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Anti-Masonic Party

William Morgan, whose death caused the creation of the Anti-Masonic party

A. Cooley, Public domain, via Wikimedia Commons

The Anti-Masonic party is considered to be the very first notable third party in the United States. Formed in the late 1820s, it stood against Freemasonry.


In 1826, William Morgan, a resident of Batavia, New York, disappeared and was believed to be murdered by Freemasons after he told people he was making a book exposing secrets about Freemasonry. A lot of people were outraged by this, and it led to the beginning of the Anti-Masonic party which was formed after Morgan's presumed death.


The Anti-Masonic party was formally known as a single-issue party, meaning that the party only had a stance on one issue. In this case, their one stance was being against freemasonry.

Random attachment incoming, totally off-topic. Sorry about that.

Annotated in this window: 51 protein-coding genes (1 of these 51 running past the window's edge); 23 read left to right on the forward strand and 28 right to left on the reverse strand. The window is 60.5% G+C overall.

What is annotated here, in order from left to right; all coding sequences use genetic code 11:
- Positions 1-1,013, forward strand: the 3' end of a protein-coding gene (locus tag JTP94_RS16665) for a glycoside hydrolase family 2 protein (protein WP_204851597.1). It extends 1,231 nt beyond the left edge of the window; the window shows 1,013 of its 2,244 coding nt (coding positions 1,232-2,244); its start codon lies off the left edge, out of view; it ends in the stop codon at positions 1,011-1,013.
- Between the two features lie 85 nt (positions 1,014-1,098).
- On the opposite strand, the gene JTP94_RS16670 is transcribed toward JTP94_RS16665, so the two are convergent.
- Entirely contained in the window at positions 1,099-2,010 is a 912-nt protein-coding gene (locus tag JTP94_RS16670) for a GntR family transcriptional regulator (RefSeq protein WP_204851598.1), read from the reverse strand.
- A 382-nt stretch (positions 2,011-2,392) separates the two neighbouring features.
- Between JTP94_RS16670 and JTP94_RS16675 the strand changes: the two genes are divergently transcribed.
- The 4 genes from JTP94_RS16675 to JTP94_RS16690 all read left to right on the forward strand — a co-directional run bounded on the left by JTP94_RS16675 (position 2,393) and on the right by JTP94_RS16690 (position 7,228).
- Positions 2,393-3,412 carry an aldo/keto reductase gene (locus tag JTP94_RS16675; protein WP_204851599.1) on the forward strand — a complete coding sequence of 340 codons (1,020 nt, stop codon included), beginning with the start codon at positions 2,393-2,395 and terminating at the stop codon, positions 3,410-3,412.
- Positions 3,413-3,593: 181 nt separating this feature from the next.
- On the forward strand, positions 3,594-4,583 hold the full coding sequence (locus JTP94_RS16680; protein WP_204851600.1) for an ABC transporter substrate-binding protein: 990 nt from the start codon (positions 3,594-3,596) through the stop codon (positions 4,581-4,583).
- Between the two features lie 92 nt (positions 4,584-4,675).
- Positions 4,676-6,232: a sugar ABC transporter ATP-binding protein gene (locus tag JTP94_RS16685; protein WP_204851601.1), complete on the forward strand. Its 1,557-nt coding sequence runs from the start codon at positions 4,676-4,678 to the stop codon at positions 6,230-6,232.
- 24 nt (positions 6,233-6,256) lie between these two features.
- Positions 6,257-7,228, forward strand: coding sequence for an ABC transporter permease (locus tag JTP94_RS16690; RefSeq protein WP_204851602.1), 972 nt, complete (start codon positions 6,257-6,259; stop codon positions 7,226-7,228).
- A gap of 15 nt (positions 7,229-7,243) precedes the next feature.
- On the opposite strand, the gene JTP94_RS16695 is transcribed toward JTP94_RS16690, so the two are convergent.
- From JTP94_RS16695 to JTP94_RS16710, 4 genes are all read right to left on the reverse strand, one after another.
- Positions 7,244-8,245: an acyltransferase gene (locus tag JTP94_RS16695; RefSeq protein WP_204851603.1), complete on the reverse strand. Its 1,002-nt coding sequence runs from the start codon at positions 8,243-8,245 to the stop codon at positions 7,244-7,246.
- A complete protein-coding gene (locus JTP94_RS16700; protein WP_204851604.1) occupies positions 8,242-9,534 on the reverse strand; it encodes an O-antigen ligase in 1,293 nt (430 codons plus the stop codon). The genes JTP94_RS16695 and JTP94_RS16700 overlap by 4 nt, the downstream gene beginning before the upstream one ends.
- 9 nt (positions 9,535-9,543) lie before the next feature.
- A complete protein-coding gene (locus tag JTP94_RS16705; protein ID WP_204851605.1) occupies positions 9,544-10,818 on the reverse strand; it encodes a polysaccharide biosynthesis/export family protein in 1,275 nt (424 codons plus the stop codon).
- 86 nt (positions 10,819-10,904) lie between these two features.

In the 1832 election, the party ran their first presidential candidate, William Wirt, who got 7 electoral votes and 7.8% of the popular vote. After the election, though, almost all political culminations that opposed president Andrew Jackson all came together to form the new Whig party. This would include the Anti-Masonic party, causing the party to disintegrate. Some core members of the party, though, held a meeting in 1837 to discuss the future of the party. Among those people was former president John Quincy Adams. The party would make their last presidential nomination in 1840, nominating the Whig ticket in the 1840 election.

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